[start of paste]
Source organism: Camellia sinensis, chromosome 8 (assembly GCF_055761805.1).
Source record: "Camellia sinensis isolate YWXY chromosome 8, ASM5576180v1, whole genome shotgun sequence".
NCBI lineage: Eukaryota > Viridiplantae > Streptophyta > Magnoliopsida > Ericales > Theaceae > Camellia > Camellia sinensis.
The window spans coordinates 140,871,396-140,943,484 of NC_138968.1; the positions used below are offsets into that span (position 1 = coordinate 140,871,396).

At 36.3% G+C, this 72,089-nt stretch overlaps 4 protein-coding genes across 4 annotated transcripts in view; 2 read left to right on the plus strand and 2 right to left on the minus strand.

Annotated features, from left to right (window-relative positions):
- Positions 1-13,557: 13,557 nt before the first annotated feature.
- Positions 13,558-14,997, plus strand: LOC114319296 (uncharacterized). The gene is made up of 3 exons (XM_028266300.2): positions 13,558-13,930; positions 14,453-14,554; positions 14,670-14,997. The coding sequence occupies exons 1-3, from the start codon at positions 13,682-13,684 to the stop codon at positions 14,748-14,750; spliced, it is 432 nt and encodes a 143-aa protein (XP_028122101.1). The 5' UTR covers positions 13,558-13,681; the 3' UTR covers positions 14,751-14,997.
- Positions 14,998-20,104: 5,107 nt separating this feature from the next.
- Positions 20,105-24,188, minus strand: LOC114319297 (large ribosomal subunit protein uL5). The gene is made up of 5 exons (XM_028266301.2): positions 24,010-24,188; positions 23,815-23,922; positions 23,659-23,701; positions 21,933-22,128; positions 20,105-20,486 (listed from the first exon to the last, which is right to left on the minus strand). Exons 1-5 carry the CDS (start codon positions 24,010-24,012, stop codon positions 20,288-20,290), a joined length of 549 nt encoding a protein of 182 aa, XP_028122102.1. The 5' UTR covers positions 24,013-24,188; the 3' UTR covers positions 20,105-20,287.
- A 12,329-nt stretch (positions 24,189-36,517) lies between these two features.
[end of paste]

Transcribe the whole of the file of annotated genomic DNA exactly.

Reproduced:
Source organism: Camellia sinensis, chromosome 8 (assembly GCF_055761805.1).
Source record: "Camellia sinensis isolate YWXY chromosome 8, ASM5576180v1, whole genome shotgun sequence".
NCBI lineage: Eukaryota > Viridiplantae > Streptophyta > Magnoliopsida > Ericales > Theaceae > Camellia > Camellia sinensis.
The window spans coordinates 140,871,396-140,943,484 of NC_138968.1; the positions used below are offsets into that span (position 1 = coordinate 140,871,396).

At 36.3% G+C, this 72,089-nt stretch overlaps 4 protein-coding genes across 4 annotated transcripts in view; 2 read left to right on the plus strand and 2 right to left on the minus strand.

Annotated features, from left to right (window-relative positions):
- Positions 1-13,557: 13,557 nt before the first annotated feature.
- Positions 13,558-14,997, plus strand: LOC114319296 (uncharacterized). The gene is made up of 3 exons (XM_028266300.2): positions 13,558-13,930; positions 14,453-14,554; positions 14,670-14,997. The coding sequence occupies exons 1-3, from the start codon at positions 13,682-13,684 to the stop codon at positions 14,748-14,750; spliced, it is 432 nt and encodes a 143-aa protein (XP_028122101.1). The 5' UTR covers positions 13,558-13,681; the 3' UTR covers positions 14,751-14,997.
- Positions 14,998-20,104: 5,107 nt separating this feature from the next.
- Positions 20,105-24,188, minus strand: LOC114319297 (large ribosomal subunit protein uL5). The gene is made up of 5 exons (XM_028266301.2): positions 24,010-24,188; positions 23,815-23,922; positions 23,659-23,701; positions 21,933-22,128; positions 20,105-20,486 (listed from the first exon to the last, which is right to left on the minus strand). Exons 1-5 carry the CDS (start codon positions 24,010-24,012, stop codon positions 20,288-20,290), a joined length of 549 nt encoding a protein of 182 aa, XP_028122102.1. The 5' UTR covers positions 24,013-24,188; the 3' UTR covers positions 20,105-20,287.
- A 12,329-nt stretch (positions 24,189-36,517) lies between these two features.